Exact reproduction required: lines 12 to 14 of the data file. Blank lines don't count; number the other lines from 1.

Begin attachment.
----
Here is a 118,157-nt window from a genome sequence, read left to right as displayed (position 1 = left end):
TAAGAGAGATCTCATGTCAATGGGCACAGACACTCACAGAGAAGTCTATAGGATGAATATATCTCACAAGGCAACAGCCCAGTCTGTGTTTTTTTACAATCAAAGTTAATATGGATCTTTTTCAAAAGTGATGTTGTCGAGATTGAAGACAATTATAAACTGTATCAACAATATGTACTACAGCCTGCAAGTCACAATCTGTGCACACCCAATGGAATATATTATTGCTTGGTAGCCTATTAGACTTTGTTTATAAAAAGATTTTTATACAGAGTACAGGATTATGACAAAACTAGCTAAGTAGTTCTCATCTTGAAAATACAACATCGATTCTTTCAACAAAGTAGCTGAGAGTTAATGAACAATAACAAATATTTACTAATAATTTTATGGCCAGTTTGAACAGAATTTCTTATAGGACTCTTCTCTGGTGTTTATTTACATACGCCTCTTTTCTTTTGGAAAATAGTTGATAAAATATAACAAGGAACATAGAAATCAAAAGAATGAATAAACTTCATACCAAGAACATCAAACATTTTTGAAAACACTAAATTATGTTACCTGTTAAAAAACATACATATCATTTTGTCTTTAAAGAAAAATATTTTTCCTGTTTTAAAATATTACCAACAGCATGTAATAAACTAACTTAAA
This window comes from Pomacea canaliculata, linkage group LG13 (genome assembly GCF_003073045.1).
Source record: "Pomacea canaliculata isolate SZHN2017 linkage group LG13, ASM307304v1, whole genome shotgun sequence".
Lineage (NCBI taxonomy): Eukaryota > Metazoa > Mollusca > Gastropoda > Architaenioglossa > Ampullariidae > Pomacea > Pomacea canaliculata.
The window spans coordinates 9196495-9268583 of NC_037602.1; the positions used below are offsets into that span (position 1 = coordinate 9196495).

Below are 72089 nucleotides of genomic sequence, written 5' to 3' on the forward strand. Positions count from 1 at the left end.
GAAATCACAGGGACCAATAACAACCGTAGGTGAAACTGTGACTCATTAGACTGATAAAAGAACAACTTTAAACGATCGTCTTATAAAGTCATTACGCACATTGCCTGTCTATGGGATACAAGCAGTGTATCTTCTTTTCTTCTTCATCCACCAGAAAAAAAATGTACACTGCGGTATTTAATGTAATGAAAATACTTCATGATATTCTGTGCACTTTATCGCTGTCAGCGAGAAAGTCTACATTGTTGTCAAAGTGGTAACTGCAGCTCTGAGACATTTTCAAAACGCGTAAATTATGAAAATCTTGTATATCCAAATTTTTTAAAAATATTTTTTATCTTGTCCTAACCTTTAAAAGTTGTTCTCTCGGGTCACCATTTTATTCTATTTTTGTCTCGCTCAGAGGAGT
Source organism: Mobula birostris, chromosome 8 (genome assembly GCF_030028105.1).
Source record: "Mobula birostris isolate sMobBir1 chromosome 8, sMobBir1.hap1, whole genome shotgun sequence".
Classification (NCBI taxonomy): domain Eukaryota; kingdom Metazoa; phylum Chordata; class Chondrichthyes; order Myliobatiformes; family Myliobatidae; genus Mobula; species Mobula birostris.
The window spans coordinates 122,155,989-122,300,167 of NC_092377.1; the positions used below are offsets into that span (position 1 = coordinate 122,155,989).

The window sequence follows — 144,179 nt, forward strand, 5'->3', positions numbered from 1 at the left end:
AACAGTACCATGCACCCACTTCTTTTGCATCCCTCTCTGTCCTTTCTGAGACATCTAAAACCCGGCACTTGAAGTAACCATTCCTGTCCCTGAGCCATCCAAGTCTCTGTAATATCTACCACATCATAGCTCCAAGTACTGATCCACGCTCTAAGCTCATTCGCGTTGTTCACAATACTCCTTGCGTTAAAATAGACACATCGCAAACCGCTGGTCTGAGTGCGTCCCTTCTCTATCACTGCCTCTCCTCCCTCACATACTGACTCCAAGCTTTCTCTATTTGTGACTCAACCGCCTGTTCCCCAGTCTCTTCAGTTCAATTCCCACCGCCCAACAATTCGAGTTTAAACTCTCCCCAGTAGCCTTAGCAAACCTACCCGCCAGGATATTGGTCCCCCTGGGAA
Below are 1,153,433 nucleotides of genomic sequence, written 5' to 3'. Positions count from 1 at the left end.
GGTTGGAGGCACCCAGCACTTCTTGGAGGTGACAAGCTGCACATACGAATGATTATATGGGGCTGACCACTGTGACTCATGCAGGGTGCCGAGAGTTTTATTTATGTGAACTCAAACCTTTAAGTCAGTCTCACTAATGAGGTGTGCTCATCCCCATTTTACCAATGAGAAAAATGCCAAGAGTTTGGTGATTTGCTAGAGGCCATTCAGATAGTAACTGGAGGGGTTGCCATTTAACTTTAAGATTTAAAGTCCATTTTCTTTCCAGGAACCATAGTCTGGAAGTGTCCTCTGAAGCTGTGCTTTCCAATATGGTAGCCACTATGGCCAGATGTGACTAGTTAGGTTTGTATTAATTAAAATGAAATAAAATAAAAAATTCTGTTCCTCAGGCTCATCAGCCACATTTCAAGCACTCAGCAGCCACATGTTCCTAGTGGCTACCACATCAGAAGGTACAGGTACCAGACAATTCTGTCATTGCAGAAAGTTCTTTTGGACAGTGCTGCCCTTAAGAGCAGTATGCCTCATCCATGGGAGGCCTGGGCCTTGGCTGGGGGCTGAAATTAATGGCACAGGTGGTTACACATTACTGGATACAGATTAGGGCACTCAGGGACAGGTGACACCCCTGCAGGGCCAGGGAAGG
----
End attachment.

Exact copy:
The window spans coordinates 122,155,989-122,300,167 of NC_092377.1; the positions used below are offsets into that span (position 1 = coordinate 122,155,989).

The window sequence follows — 144,179 nt, forward strand, 5'->3', positions numbered from 1 at the left end:
AACAGTACCATGCACCCACTTCTTTTGCATCCCTCTCTGTCCTTTCTGAGACATCTAAAACCCGGCACTTGAAGTAACCATTCCTGTCCCTGAGCCATCCAAGTCTCTGTAATATCTACCACATCATAGCTCCAAGTACTGATCCACGCTCTAAGCTCATTCGCGTTGTTCACAATACTCCTTGCGTTAAAATAGACACATCGCAAACCGCTGGTCTGAGTGCGTCCCTTCTCTATCACTGCCTCTCCTCCCTCACATACTGACTCCAAGCTTTCTCTATTTGTGACTCAACCGCCTGTTCCCCAGTCTCTTCAGTTCAATTCCCACCGCCCAACAATTCGAGTTTAAACTCTCCCCAGTAGCCTTAGCAAACCTACCCGCCAGGATATTGGTCCCCCTGGGAA